The trick to not being hungry all the time is to fill your stomach with low-calorie but nutritious foods like fruits and veggies (more veggies than fruits). Having things like this with each meal will help you to feel fuller for longer, and get you enough nutrients so you won't have to buy any extra supplements.

Scooby1961 on youtube has some great workout videos with sample workouts, tips for posture/form (EXTREMELY IMPORTANT, as adamm[] said), and ways to be active without access to a gym or having to buy equipment.
http://www.youtube.com/user/scooby1961?feature=watch
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churchlugh



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PostSubject: Re: Some help getting started?   Tue Oct 29, 2013 7:12 pm

Again, thanks so much for all of your help. I'm gonna be starting the routine next week, with some slight modifications of my own to fit my schedule/needs. As far as the food goes, the list is great, and I think that I'm gonna start with the little changes first (g smith apples over chips for snacks, for example) and cutting down on how MUCH I eat before I dive too deep into calorie counting and such. Some days, I'm just too busy to necessarily be picky about what i get to eat, ya know? But seriously, this will be great reference for me over the next couple weeks as I start to get back in shape.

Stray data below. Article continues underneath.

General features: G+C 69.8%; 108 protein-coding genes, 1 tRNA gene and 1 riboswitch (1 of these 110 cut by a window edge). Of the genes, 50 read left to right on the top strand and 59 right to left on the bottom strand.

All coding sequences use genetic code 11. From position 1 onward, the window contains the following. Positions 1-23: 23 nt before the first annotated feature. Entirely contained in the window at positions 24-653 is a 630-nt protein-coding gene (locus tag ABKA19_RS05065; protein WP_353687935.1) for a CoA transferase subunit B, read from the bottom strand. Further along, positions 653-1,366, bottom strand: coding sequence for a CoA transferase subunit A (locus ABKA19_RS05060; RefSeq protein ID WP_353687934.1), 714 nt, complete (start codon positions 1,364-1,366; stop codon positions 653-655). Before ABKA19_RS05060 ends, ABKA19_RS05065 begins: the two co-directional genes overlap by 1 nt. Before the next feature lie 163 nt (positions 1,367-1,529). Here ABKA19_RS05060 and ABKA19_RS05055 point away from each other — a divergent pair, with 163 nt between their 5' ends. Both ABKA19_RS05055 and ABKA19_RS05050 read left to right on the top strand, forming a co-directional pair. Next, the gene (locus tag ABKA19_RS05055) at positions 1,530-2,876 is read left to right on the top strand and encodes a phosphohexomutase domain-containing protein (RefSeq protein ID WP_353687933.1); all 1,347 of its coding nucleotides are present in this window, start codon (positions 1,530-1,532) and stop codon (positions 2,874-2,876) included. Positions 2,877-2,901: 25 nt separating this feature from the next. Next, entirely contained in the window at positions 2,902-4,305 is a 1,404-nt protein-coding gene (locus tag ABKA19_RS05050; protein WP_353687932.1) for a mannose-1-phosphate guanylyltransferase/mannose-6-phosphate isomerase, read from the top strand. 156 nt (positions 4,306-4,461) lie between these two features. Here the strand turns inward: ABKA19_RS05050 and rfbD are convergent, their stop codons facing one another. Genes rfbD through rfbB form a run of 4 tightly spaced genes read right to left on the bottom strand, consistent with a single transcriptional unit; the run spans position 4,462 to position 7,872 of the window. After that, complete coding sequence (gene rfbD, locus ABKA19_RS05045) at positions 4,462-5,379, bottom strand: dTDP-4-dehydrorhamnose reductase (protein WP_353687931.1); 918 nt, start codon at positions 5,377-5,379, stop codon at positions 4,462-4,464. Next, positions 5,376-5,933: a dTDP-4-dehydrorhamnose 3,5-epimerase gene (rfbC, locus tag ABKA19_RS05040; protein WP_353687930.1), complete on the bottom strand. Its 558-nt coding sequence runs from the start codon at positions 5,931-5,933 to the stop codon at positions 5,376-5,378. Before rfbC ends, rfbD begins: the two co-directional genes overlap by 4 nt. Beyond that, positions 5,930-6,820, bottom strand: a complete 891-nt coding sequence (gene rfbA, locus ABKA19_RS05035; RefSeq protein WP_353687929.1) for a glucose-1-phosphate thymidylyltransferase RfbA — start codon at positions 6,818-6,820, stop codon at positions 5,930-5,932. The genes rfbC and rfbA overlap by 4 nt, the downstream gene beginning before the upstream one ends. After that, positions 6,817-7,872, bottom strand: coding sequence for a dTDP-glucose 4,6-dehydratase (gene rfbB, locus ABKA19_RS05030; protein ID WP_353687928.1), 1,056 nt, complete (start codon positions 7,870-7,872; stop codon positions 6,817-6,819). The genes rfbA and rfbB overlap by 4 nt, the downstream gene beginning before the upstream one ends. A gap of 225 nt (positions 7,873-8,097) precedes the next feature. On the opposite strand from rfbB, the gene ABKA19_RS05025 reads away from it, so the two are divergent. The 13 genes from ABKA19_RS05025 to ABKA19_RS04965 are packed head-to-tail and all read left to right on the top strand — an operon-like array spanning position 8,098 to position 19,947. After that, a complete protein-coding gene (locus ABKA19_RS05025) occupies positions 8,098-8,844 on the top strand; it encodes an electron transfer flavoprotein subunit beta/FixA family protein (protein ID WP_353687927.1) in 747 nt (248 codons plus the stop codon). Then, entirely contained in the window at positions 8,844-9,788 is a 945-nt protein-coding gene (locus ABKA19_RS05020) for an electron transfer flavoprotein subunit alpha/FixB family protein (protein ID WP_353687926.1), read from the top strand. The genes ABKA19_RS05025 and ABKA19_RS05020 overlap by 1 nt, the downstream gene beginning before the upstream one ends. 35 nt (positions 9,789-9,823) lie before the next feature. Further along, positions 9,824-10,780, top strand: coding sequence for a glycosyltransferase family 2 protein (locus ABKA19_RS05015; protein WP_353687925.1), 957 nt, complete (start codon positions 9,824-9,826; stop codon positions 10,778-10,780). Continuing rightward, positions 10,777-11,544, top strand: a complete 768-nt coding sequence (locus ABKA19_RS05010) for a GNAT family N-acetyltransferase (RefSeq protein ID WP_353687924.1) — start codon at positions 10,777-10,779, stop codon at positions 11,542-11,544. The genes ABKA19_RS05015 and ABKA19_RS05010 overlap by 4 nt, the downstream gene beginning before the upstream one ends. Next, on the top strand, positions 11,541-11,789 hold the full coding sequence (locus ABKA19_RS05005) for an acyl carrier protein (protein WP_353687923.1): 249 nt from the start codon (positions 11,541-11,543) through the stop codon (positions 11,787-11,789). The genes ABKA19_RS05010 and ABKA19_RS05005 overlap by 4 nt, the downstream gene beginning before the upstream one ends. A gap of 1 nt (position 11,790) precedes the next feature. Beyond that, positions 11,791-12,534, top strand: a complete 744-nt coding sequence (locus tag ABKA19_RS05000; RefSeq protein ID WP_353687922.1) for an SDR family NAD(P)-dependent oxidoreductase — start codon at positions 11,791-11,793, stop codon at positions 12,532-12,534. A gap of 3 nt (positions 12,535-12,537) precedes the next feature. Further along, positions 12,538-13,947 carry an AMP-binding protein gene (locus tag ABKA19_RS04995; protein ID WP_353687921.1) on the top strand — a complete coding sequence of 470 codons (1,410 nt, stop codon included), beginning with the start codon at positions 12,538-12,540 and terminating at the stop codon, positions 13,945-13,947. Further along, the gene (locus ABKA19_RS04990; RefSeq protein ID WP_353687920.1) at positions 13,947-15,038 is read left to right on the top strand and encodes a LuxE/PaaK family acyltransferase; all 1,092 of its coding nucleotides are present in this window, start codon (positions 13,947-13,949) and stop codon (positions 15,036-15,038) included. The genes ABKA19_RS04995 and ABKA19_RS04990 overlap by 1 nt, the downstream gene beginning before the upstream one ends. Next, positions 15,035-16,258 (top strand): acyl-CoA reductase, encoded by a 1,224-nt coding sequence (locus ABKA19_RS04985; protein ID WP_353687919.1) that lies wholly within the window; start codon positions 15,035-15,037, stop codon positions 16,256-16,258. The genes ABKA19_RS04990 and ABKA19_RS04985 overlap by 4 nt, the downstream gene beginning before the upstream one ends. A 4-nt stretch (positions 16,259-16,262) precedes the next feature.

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Solar Spider

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PostSubject: Re: Some help getting started?   Tue Oct 29, 2013 7:40 pm

Spending your day feeling hungry is going to lower your motivation, and make your workouts twice as hard, cause your body is going to be screaming for food.

If you count the calories, you'll see that even on my list, 2 tbsp of peanut butter (180 calories, 7g protein) has more calories than 5 cups of broccoli (150 calories, 12g protein), and good luck eating 5 cups of broccoli LOL. The trick to being able to eat as much as you want and still lose weight with a simple routine for exercise, is to eat as much as you want, but eat MORE of the low-calorie/high-nutrient foods.

Also give yourself "courses" with your meals, and drink lots of water. Ex: before sitting down to have your meal, have a full glass of water and chew on some servings of carrots or broccoli, wait 10 minutes, then start on your main course....this gives your brain more time to calculate how much you have already eaten, and means you will be less likely to overeat while the brain finishes processing the information to send the "I'm full" signal. Also, many foods are not packaged into single serving portions, so it is kind of important, in my opinion, to keep track and count what you're eating.

You'll still feel hungry after 5 chicken nuggets, but you probably won't after a few servings of veggies, and you'll leave more wiggle room for yourself for a tastier meal later on in the day or something. If I find myself with some extra calories to eat at the end of a day, I like to treat myself to something a little tastier than what I spent the day eating.